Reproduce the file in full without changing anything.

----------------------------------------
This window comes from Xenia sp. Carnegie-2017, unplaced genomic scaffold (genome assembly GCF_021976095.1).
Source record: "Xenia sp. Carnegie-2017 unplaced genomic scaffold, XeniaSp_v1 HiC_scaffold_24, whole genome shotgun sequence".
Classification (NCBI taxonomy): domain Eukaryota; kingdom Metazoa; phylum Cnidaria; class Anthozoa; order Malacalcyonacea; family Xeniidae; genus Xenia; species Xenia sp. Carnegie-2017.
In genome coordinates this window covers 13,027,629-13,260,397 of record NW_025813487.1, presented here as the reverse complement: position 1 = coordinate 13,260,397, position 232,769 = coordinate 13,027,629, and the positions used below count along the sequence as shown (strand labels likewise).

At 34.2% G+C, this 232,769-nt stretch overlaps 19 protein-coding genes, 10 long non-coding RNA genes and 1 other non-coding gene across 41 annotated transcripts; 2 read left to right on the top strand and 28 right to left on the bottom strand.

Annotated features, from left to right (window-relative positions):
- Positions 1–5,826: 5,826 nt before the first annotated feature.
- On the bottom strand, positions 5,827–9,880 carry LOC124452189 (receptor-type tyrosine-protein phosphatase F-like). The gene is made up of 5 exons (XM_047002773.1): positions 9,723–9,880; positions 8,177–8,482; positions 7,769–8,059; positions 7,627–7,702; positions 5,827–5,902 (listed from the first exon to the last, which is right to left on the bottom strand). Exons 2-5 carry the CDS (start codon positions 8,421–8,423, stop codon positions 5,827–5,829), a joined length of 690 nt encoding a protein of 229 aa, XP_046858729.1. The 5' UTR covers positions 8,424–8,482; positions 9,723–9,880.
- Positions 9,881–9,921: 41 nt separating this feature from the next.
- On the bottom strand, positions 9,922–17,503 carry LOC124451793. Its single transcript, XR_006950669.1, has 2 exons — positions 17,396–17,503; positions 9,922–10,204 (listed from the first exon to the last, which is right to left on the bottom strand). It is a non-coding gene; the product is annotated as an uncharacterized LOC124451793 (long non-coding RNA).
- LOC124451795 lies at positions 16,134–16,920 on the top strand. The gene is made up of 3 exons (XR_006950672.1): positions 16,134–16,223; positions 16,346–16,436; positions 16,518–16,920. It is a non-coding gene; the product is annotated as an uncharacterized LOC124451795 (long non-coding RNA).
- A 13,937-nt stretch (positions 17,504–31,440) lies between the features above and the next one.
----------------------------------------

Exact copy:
This window comes from Xenia sp. Carnegie-2017, unplaced genomic scaffold (genome assembly GCF_021976095.1).
Source record: "Xenia sp. Carnegie-2017 unplaced genomic scaffold, XeniaSp_v1 HiC_scaffold_24, whole genome shotgun sequence".
Classification (NCBI taxonomy): domain Eukaryota; kingdom Metazoa; phylum Cnidaria; class Anthozoa; order Malacalcyonacea; family Xeniidae; genus Xenia; species Xenia sp. Carnegie-2017.
In genome coordinates this window covers 13,027,629-13,260,397 of record NW_025813487.1, presented here as the reverse complement: position 1 = coordinate 13,260,397, position 232,769 = coordinate 13,027,629, and the positions used below count along the sequence as shown (strand labels likewise).

At 34.2% G+C, this 232,769-nt stretch overlaps 19 protein-coding genes, 10 long non-coding RNA genes and 1 other non-coding gene across 41 annotated transcripts; 2 read left to right on the top strand and 28 right to left on the bottom strand.

Annotated features, from left to right (window-relative positions):
- Positions 1–5,826: 5,826 nt before the first annotated feature.
- On the bottom strand, positions 5,827–9,880 carry LOC124452189 (receptor-type tyrosine-protein phosphatase F-like). The gene is made up of 5 exons (XM_047002773.1): positions 9,723–9,880; positions 8,177–8,482; positions 7,769–8,059; positions 7,627–7,702; positions 5,827–5,902 (listed from the first exon to the last, which is right to left on the bottom strand). Exons 2-5 carry the CDS (start codon positions 8,421–8,423, stop codon positions 5,827–5,829), a joined length of 690 nt encoding a protein of 229 aa, XP_046858729.1. The 5' UTR covers positions 8,424–8,482; positions 9,723–9,880.
- Positions 9,881–9,921: 41 nt separating this feature from the next.
- On the bottom strand, positions 9,922–17,503 carry LOC124451793. Its single transcript, XR_006950669.1, has 2 exons — positions 17,396–17,503; positions 9,922–10,204 (listed from the first exon to the last, which is right to left on the bottom strand). It is a non-coding gene; the product is annotated as an uncharacterized LOC124451793 (long non-coding RNA).
- LOC124451795 lies at positions 16,134–16,920 on the top strand. The gene is made up of 3 exons (XR_006950672.1): positions 16,134–16,223; positions 16,346–16,436; positions 16,518–16,920. It is a non-coding gene; the product is annotated as an uncharacterized LOC124451795 (long non-coding RNA).
- A 13,937-nt stretch (positions 17,504–31,440) lies between the features above and the next one.